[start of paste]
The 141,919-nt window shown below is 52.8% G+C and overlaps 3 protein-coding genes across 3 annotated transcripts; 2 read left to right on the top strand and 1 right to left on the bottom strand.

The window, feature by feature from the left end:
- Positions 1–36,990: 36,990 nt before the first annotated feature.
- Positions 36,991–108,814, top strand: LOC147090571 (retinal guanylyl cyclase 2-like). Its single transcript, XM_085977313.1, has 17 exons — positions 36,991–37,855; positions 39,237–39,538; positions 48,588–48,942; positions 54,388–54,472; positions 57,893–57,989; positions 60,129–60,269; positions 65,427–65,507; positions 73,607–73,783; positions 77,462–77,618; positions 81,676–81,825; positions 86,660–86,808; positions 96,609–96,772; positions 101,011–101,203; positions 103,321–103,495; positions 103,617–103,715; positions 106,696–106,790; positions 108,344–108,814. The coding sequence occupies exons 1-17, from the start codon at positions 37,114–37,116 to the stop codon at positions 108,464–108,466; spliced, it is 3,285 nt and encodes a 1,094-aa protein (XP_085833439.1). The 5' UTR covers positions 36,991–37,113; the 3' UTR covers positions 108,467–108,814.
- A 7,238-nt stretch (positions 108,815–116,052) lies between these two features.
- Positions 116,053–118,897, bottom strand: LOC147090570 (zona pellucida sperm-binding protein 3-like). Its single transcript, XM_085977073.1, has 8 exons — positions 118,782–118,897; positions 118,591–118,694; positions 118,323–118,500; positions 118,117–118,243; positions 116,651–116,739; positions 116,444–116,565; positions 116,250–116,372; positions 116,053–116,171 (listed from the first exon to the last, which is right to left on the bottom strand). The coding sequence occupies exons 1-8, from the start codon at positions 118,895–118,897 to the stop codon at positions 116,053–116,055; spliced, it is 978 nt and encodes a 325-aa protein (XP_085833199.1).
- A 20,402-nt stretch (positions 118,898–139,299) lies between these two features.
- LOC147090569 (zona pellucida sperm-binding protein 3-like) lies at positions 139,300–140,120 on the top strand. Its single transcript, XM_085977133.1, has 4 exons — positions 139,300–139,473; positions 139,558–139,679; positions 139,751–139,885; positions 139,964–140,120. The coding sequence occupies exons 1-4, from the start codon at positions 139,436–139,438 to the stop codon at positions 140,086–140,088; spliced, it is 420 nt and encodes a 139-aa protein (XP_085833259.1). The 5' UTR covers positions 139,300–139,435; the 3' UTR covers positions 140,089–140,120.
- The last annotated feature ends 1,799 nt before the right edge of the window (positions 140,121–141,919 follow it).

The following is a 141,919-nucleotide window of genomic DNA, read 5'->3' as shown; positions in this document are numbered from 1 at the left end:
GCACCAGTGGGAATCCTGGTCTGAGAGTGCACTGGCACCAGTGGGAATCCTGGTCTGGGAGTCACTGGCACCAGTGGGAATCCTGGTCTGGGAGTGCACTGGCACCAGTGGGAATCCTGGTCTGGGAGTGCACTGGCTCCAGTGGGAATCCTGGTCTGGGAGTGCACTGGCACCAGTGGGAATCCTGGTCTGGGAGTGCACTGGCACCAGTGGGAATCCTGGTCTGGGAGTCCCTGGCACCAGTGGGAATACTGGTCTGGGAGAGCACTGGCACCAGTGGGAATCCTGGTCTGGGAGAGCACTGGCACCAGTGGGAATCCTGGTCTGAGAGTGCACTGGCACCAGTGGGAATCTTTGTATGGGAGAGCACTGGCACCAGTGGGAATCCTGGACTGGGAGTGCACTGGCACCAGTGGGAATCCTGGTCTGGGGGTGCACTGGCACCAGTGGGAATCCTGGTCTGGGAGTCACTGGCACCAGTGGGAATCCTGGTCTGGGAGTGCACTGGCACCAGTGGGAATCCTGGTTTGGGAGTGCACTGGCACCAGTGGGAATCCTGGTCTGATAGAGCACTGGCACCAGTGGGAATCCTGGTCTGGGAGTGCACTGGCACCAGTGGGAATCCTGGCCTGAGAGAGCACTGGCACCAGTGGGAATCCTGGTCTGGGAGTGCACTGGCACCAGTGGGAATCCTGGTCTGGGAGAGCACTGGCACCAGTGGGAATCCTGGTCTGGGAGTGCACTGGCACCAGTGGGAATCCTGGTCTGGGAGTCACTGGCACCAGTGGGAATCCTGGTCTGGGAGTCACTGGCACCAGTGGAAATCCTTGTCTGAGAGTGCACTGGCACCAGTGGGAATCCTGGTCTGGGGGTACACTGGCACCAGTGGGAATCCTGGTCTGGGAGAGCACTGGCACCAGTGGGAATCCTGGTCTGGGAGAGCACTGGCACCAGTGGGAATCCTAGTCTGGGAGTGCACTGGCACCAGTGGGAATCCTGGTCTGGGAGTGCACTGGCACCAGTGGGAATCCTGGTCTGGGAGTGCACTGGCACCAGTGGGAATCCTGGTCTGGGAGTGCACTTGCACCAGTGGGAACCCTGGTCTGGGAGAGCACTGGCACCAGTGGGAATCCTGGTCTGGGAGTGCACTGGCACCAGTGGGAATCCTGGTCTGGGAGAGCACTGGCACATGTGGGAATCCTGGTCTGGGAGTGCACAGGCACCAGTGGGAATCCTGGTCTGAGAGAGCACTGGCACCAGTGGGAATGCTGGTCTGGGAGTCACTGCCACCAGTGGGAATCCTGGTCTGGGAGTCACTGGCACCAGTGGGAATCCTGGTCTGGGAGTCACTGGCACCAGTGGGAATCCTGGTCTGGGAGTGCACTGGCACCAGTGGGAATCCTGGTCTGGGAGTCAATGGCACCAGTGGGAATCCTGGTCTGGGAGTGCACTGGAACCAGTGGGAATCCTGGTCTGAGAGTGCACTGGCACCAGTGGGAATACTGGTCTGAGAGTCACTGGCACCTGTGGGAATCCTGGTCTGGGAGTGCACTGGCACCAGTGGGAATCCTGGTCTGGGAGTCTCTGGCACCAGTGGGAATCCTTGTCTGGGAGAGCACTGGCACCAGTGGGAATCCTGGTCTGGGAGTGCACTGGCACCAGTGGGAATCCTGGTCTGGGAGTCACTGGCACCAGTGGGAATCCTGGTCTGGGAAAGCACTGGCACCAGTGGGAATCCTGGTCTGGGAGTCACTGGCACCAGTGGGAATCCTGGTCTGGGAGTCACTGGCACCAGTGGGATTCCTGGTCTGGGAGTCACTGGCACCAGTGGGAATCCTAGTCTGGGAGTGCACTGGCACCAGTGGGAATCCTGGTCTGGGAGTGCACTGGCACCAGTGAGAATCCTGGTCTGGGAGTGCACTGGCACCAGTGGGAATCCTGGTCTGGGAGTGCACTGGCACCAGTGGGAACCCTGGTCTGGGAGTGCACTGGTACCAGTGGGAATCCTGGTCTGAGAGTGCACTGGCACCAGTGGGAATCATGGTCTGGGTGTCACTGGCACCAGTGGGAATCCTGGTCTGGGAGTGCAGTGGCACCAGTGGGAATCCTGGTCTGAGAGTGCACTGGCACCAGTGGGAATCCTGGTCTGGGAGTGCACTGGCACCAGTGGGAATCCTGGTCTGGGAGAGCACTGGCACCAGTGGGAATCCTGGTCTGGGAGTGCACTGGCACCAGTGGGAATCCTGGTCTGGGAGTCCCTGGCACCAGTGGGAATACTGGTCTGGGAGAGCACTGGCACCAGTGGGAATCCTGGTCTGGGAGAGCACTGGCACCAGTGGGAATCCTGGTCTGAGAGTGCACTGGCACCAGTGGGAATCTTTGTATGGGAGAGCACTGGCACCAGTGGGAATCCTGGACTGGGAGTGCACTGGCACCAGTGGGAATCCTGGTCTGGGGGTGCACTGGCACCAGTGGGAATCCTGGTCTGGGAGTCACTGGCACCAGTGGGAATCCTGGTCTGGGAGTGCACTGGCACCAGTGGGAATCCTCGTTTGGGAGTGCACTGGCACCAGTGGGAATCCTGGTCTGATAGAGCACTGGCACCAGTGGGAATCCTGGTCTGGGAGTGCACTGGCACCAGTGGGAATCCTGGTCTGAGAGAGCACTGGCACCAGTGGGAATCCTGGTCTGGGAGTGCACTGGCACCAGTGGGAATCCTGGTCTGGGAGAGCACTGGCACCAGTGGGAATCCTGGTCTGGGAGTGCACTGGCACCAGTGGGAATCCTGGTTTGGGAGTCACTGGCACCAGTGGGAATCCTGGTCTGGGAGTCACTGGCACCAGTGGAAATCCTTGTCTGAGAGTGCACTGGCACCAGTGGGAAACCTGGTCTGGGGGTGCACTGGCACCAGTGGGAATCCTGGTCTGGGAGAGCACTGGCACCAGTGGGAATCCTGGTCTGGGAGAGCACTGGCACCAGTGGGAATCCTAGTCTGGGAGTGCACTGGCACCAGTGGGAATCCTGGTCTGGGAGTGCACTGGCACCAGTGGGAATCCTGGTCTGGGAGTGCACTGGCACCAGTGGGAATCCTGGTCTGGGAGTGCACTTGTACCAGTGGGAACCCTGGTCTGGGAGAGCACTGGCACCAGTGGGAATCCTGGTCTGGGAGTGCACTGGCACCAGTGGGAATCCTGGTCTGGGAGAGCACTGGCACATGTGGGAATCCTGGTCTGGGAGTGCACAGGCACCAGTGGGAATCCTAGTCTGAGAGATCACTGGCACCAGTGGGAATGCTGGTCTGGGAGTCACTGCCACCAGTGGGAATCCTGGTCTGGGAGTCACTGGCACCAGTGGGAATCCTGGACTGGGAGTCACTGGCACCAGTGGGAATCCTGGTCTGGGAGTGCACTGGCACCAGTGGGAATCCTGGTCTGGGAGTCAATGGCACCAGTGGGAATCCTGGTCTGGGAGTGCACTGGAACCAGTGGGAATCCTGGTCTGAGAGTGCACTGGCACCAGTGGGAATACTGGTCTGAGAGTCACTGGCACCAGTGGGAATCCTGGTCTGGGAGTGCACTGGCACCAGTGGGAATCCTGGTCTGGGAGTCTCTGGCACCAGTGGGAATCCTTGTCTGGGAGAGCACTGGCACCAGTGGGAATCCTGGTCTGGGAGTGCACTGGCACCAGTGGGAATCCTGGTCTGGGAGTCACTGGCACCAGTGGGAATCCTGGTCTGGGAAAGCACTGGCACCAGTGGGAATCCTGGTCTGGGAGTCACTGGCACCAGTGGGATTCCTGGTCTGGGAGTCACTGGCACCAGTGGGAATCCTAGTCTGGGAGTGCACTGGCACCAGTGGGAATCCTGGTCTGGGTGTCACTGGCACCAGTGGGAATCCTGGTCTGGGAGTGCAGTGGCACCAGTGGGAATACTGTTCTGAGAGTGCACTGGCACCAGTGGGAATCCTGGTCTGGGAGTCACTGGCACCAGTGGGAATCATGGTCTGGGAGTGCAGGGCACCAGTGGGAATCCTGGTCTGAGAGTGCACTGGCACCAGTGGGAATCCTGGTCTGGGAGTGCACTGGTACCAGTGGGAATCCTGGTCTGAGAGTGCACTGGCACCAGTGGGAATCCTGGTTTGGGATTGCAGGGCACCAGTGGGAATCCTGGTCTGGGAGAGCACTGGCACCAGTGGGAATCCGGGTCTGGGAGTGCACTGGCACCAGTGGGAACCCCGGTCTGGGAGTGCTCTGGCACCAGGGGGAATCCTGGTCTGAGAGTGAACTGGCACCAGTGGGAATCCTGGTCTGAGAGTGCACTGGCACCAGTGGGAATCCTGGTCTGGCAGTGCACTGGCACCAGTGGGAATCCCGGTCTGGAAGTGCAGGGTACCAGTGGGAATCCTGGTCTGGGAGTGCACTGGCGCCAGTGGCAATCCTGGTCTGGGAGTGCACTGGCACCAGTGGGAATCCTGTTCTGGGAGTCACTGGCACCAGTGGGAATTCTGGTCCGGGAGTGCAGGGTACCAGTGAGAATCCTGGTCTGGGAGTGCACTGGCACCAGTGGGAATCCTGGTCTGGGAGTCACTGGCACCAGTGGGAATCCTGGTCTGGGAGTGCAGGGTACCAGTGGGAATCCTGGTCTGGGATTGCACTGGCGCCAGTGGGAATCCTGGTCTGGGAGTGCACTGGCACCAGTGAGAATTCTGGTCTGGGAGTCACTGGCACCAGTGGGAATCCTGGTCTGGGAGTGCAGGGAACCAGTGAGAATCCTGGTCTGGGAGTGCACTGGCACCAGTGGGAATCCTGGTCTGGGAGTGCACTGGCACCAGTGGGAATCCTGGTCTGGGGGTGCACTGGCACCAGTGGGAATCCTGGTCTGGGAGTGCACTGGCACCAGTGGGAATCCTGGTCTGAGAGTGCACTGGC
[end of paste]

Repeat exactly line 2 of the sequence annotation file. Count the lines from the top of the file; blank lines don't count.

The window, feature by feature from the left end: